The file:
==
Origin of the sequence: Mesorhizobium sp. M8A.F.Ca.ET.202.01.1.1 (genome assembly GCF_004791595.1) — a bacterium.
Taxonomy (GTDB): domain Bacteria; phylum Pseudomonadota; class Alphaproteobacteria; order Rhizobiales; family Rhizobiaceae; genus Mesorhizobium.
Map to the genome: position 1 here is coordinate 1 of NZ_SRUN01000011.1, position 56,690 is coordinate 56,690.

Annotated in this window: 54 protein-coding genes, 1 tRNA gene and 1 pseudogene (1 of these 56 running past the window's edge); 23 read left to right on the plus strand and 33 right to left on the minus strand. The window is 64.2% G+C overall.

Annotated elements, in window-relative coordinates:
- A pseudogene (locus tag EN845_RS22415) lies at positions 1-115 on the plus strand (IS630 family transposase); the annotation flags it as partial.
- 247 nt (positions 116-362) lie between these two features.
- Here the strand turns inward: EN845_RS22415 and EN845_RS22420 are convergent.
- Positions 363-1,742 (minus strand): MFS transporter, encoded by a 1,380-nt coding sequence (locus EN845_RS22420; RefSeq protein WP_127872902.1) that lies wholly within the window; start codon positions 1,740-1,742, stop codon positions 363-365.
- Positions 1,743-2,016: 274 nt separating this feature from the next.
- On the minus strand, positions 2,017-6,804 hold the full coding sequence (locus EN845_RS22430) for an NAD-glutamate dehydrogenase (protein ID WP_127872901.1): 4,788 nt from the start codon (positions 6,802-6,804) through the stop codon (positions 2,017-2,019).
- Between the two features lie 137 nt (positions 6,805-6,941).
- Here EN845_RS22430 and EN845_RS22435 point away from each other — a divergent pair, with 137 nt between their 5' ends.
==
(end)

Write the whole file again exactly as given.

Origin of the sequence: Mesorhizobium sp. M8A.F.Ca.ET.202.01.1.1 (genome assembly GCF_004791595.1) — a bacterium.
Taxonomy (GTDB): domain Bacteria; phylum Pseudomonadota; class Alphaproteobacteria; order Rhizobiales; family Rhizobiaceae; genus Mesorhizobium.
Map to the genome: position 1 here is coordinate 1 of NZ_SRUN01000011.1, position 56,690 is coordinate 56,690.

Annotated in this window: 54 protein-coding genes, 1 tRNA gene and 1 pseudogene (1 of these 56 running past the window's edge); 23 read left to right on the plus strand and 33 right to left on the minus strand. The window is 64.2% G+C overall.

Annotated elements, in window-relative coordinates:
- A pseudogene (locus tag EN845_RS22415) lies at positions 1-115 on the plus strand (IS630 family transposase); the annotation flags it as partial.
- 247 nt (positions 116-362) lie between these two features.
- Here the strand turns inward: EN845_RS22415 and EN845_RS22420 are convergent.
- Positions 363-1,742 (minus strand): MFS transporter, encoded by a 1,380-nt coding sequence (locus EN845_RS22420; RefSeq protein WP_127872902.1) that lies wholly within the window; start codon positions 1,740-1,742, stop codon positions 363-365.
- Positions 1,743-2,016: 274 nt separating this feature from the next.
- On the minus strand, positions 2,017-6,804 hold the full coding sequence (locus EN845_RS22430) for an NAD-glutamate dehydrogenase (protein ID WP_127872901.1): 4,788 nt from the start codon (positions 6,802-6,804) through the stop codon (positions 2,017-2,019).
- Between the two features lie 137 nt (positions 6,805-6,941).
- Here EN845_RS22430 and EN845_RS22435 point away from each other — a divergent pair, with 137 nt between their 5' ends.